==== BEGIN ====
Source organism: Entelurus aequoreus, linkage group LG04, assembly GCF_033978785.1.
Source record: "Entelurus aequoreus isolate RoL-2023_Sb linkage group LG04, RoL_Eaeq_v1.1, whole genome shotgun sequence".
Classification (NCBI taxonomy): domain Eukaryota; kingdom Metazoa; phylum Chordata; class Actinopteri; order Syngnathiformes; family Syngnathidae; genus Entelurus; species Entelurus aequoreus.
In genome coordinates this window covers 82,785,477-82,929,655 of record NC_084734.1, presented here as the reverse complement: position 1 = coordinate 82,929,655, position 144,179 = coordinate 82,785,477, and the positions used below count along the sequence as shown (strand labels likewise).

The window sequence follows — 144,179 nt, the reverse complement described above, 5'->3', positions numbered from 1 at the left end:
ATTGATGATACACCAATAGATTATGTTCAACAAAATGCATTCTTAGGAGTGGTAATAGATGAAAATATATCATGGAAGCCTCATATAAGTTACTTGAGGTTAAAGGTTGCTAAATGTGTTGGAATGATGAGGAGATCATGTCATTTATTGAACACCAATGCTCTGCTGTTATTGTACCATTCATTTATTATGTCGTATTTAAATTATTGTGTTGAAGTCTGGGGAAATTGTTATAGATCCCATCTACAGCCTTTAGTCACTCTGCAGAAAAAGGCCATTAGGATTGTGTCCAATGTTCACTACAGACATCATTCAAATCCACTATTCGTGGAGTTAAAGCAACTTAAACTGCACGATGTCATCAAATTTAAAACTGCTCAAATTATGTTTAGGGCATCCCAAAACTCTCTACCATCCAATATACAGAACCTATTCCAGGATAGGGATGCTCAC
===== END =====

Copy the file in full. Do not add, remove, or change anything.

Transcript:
Source organism: Entelurus aequoreus, linkage group LG04, assembly GCF_033978785.1.
Source record: "Entelurus aequoreus isolate RoL-2023_Sb linkage group LG04, RoL_Eaeq_v1.1, whole genome shotgun sequence".
Classification (NCBI taxonomy): domain Eukaryota; kingdom Metazoa; phylum Chordata; class Actinopteri; order Syngnathiformes; family Syngnathidae; genus Entelurus; species Entelurus aequoreus.
In genome coordinates this window covers 82,785,477-82,929,655 of record NC_084734.1, presented here as the reverse complement: position 1 = coordinate 82,929,655, position 144,179 = coordinate 82,785,477, and the positions used below count along the sequence as shown (strand labels likewise).

The window sequence follows — 144,179 nt, the reverse complement described above, 5'->3', positions numbered from 1 at the left end:
ATTGATGATACACCAATAGATTATGTTCAACAAAATGCATTCTTAGGAGTGGTAATAGATGAAAATATATCATGGAAGCCTCATATAAGTTACTTGAGGTTAAAGGTTGCTAAATGTGTTGGAATGATGAGGAGATCATGTCATTTATTGAACACCAATGCTCTGCTGTTATTGTACCATTCATTTATTATGTCGTATTTAAATTATTGTGTTGAAGTCTGGGGAAATTGTTATAGATCCCATCTACAGCCTTTAGTCACTCTGCAGAAAAAGGCCATTAGGATTGTGTCCAATGTTCACTACAGACATCATTCAAATCCACTATTCGTGGAGTTAAAGCAACTTAAACTGCACGATGTCATCAAATTTAAAACTGCTCAAATTATGTTTAGGGCATCCCAAAACTCTCTACCATCCAATATACAGAACCTATTCCAGGATAGGGATGCTCAC